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Choreographic sensibility in screen based dance

 

A thesis submitted to Middlesex University in partial fulfilment of the requirements for the degree of Doctor of Philosophy

Chirstinn Whyte

School of Arts and Education

Middlesex University

October 2007

 



Abstract

 

The principal aim of this research is the critical investigation into the creative processes involved in the making of screen based work in dance and the moving image, with specific reference to the notion of choreographic sensibility. The research process has been located within a climate of evolving production paradigms and the increasingly permeable boundaries of professional roles. A marked increase in educational initiatives and opportunities for showing work within the environment of festival screenings has also coincided with a discernible shift towards smaller scale models of production.

The investigation has been undertaken by means of a written submission and also by the creation of a forty two piece cycle of work submitted on DVD. Selected examples of work from screen based dance and moving image practice have been subject to a process of analysis. This analysis has been informed by critical perspectives drawn from the writings of selected classical film theorists, from influential filmmakers Maya Deren and Stan Brakhage, and from the field of practice theory.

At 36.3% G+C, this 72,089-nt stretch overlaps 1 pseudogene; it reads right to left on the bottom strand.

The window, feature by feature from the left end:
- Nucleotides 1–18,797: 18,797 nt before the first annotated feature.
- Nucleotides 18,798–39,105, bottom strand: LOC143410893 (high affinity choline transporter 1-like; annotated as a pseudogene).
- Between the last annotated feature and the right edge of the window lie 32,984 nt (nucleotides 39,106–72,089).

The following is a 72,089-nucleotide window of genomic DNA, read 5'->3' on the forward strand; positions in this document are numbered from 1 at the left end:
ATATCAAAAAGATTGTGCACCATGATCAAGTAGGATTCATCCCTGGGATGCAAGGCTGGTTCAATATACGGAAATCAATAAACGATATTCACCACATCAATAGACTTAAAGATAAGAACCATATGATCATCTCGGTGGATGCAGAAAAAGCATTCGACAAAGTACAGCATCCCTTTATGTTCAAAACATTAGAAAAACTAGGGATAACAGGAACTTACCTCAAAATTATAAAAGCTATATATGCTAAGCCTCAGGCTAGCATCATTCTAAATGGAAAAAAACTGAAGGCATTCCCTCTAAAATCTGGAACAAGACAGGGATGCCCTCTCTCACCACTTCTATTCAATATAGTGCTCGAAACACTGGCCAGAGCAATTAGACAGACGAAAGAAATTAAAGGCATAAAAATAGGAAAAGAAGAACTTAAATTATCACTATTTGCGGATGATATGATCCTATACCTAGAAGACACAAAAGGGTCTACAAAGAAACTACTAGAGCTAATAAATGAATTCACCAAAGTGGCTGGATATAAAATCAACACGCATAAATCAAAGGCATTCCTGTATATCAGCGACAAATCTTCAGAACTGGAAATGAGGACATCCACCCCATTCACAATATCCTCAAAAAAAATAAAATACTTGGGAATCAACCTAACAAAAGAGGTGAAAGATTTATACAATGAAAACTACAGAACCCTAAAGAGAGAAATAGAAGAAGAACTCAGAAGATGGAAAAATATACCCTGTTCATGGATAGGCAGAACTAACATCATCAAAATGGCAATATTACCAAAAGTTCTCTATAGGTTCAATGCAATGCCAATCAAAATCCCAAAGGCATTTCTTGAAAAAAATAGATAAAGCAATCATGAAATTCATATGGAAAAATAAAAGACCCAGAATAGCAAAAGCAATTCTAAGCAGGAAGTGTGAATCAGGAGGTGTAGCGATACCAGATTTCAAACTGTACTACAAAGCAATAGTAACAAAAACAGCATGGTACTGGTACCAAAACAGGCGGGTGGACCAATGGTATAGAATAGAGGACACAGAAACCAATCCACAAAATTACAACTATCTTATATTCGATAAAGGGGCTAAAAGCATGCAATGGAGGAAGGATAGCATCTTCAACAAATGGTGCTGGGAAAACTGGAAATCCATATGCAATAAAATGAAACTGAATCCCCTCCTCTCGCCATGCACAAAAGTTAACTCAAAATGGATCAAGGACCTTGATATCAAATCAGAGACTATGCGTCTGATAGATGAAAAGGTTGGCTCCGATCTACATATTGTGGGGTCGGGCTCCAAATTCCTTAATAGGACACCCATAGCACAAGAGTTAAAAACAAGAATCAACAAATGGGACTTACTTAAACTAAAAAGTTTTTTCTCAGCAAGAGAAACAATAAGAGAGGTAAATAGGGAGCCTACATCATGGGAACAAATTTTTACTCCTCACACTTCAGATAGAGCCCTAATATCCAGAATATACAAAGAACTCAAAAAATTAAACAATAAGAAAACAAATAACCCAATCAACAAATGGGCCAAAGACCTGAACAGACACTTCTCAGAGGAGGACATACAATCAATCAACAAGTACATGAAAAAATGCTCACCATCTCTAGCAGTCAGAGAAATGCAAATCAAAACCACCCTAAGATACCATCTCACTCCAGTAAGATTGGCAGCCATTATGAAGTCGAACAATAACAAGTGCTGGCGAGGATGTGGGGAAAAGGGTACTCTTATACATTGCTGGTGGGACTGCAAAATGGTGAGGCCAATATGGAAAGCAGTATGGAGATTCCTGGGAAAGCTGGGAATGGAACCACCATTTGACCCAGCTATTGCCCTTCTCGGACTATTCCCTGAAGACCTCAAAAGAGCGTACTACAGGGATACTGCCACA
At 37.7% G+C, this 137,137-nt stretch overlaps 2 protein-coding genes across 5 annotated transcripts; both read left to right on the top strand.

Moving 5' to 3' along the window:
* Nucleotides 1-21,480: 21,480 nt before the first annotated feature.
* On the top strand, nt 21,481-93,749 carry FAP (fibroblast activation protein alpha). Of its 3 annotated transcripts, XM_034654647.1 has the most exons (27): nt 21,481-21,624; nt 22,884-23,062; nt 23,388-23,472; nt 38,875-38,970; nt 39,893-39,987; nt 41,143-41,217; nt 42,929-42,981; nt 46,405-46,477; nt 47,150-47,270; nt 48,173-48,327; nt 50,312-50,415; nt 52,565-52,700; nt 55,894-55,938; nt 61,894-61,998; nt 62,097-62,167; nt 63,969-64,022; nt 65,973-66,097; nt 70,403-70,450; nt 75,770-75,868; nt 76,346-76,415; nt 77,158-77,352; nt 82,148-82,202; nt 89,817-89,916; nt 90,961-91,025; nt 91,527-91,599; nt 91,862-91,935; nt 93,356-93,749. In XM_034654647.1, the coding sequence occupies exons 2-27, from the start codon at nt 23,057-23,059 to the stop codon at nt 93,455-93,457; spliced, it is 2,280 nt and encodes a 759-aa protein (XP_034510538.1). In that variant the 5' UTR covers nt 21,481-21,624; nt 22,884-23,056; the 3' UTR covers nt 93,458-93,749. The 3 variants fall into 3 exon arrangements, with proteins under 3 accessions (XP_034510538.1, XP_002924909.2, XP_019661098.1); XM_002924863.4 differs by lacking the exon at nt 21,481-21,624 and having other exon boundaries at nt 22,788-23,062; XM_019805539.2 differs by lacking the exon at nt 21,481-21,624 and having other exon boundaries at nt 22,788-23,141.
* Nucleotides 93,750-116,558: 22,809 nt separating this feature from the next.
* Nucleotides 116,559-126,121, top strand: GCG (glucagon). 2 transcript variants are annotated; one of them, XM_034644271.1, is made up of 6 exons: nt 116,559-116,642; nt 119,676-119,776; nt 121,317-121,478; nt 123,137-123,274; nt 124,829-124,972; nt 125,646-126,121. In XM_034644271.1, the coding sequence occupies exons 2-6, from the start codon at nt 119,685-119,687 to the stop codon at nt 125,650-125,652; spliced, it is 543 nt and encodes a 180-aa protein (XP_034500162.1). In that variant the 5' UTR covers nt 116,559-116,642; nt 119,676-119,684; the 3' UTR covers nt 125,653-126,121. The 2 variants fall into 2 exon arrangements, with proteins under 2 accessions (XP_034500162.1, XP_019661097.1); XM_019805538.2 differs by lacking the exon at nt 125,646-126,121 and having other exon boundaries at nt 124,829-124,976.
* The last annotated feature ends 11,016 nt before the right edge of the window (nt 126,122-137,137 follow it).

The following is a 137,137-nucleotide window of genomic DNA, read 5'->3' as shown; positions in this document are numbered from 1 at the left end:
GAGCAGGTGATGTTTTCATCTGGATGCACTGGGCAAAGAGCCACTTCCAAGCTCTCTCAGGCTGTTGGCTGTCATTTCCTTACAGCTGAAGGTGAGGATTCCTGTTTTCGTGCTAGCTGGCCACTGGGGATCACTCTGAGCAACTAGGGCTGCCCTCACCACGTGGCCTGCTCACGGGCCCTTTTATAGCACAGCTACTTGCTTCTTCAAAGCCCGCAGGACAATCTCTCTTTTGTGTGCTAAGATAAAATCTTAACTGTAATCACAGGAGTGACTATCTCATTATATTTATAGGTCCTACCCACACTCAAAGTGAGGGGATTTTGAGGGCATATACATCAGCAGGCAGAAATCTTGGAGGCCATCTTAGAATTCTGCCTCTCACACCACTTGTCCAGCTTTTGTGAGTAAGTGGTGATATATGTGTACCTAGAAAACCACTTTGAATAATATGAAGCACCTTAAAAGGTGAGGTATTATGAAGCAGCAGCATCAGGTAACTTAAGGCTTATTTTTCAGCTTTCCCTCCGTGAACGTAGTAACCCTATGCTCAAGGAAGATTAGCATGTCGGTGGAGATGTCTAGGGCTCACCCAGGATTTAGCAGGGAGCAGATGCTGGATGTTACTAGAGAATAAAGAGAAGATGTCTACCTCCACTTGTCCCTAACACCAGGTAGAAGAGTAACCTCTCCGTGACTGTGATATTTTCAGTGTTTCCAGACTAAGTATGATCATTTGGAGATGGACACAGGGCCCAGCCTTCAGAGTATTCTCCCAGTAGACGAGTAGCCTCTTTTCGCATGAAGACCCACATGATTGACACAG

From this analysis, it can be claimed that examples of screen based dance and moving image work have the potential to be read ‘choreographically’. Some of the common practices in theatre dance and screen based dance relate directly to the notion of movement material creation. Others must be regarded as relating to an enhanced and more conceptually-oriented range of choreographic practices which are more usually associated with the non dance-specific professional roles of the director, editor and visual artist. A distinctive choreographic sensibility has also been identified in the creation of my own screen based work. This sensibility can be said to be located within a range of improvisationally-oriented strategies. These strategies relate to the processes involved in performance; the creation of movement material; directing and editing, all of which are informed by a body of professionally developed intuitive knowledge.


 

ACKNOWLEDGEMENTS

With thanks for continued support and encouragement from Professors Christopher Bannerman and Susan Melrose.

Thanks are due to the performers for their commitment of time and expertise

Franck Baranek
Dominique Bulgin
Isobel Cohen
Alan Tongue
Maddy Tongue

And to Jake Messenger for facilitation of the work

Particular gratitude is due to Professor Alexandra Carter, for keeping a positive outcome in sight, and guiding so skillfully towards it.

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